Scent Branding in the Hotel World
Hoteliers are using their own perfumes so that guests can take a sensory reminder home.
Just as real estate agents suggest baking cookies to make potential buyers feel at home, more and more hotels are using the same concept to fill their lobbies with signature scents developed exclusively for their brand.
In the hotel industry, the strategy is known as “scenting,” an extra-sensory marketing strategy that’s meant to attach certain smells to brands, drive loyalty, and make people feel at home.
Just as certain smells will transport people back to their childhood, hoteliers are leveraging this powerful memory-maker to connect certain fragrances to their brand.
The latest luxury hotel to develop its own scent is the Thompson Chicago, which collaborated with scentmakers 12.29 in New York to come up with its own custom scent, ‘Velvet,’ inspired by the hotel’s signature colors black and aubergine, and textures like leather and velvet.
“The vision was sinking into a worn-in leather chair in the lounge with a glass of scotch. Warm, inviting, comfortable, sexy and modern,” said sisters Dawn and Samantha Goldworm of 12.29 in an interview on the hotel blog.
Similarly, when guests walk into the Gramercy Park Hotel in New York, they’re greeted with the warmth of wood and leather scents which are bottled in $90 room sprays and $150 candles.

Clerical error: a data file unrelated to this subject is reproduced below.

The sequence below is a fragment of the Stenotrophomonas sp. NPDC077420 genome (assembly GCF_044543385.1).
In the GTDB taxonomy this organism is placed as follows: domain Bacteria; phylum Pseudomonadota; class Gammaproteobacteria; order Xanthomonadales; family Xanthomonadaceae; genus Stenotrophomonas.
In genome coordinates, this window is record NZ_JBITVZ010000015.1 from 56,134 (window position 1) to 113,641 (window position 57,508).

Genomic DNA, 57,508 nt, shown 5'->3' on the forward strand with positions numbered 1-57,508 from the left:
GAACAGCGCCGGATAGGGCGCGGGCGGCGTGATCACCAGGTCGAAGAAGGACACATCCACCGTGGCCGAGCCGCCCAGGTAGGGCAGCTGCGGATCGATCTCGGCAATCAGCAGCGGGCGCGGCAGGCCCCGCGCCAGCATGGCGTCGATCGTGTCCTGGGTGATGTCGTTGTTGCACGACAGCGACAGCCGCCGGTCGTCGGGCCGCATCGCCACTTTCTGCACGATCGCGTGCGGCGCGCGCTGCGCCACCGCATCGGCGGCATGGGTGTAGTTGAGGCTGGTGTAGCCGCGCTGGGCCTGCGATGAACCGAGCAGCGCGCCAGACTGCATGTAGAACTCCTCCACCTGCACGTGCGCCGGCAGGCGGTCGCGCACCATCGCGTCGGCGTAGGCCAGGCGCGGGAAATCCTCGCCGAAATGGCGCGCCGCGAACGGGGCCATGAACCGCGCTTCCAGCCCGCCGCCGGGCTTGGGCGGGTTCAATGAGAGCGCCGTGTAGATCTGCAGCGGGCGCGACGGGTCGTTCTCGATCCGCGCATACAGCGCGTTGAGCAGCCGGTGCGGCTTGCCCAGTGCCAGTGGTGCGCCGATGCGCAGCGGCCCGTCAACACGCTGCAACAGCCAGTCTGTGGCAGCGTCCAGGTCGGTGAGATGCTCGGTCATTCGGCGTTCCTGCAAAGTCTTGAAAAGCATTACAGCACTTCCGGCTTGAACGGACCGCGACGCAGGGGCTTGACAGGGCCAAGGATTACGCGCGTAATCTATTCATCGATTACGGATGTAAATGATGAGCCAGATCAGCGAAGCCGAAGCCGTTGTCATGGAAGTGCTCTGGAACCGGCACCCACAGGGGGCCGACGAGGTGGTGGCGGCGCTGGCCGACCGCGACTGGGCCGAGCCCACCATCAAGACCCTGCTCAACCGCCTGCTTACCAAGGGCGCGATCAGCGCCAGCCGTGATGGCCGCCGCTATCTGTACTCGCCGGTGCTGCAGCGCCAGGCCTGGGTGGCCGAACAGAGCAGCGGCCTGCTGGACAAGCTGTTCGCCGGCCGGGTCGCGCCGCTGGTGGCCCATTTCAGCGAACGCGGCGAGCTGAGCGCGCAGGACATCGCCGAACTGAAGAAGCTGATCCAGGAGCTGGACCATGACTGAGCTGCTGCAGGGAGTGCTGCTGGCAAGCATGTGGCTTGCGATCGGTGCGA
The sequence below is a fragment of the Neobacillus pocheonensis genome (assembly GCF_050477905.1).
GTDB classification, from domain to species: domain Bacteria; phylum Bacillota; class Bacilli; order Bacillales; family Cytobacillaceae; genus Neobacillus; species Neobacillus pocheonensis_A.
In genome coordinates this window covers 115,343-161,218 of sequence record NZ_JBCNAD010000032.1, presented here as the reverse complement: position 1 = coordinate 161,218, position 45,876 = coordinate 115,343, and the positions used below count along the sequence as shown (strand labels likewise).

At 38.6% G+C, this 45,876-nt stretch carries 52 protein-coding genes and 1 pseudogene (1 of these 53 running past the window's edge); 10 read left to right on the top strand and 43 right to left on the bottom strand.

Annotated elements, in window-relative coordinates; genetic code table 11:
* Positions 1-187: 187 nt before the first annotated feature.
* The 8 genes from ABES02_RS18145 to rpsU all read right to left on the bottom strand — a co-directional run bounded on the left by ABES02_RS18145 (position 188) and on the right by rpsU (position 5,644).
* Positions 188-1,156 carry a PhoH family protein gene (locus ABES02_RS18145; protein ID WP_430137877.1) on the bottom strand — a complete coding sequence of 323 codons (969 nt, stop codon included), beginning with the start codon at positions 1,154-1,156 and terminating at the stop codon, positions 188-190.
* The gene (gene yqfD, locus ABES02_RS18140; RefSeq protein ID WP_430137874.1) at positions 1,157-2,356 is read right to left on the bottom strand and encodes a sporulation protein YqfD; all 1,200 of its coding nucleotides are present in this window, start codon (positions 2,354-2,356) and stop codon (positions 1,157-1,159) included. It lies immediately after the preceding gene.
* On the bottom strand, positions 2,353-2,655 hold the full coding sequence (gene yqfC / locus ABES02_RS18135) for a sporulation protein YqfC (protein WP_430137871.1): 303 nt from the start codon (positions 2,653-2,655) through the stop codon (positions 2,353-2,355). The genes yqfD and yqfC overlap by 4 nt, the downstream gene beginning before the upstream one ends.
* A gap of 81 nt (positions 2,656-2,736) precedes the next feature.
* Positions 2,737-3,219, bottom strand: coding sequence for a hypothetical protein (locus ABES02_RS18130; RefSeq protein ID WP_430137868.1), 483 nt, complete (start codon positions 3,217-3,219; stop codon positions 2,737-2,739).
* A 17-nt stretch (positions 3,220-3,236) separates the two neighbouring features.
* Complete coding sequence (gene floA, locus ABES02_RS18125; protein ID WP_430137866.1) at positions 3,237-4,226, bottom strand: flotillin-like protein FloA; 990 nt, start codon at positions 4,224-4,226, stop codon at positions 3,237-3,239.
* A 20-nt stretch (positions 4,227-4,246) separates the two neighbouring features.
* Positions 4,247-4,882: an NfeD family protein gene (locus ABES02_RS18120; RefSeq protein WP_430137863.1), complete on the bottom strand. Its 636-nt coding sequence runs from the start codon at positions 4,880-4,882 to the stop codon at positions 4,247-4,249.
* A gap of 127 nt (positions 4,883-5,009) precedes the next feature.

Over at Le Méridien, the signature olfactory logo was developed by Le Labo in New York, helmed by two French men who bottled the scent of old paper, leather, wooden shelves and an old copy of Le Petit Prince.
The connection: Le Méridien was originally founded by Air France while the author of “The Little Prince,” Antoine de Saint-Exupéry, was also a pilot, pointed out a Travel + Leisure article.
The Westin’s signature scent is White Tea and the Mandarin Oriental takes inspiration from its signature Mandarin Blossom Tea.
And luxury boutique hotel Dukes St. James in London pipes the smell of the “English countryside” throughout the rooms with scents of hyacinth and bluebells.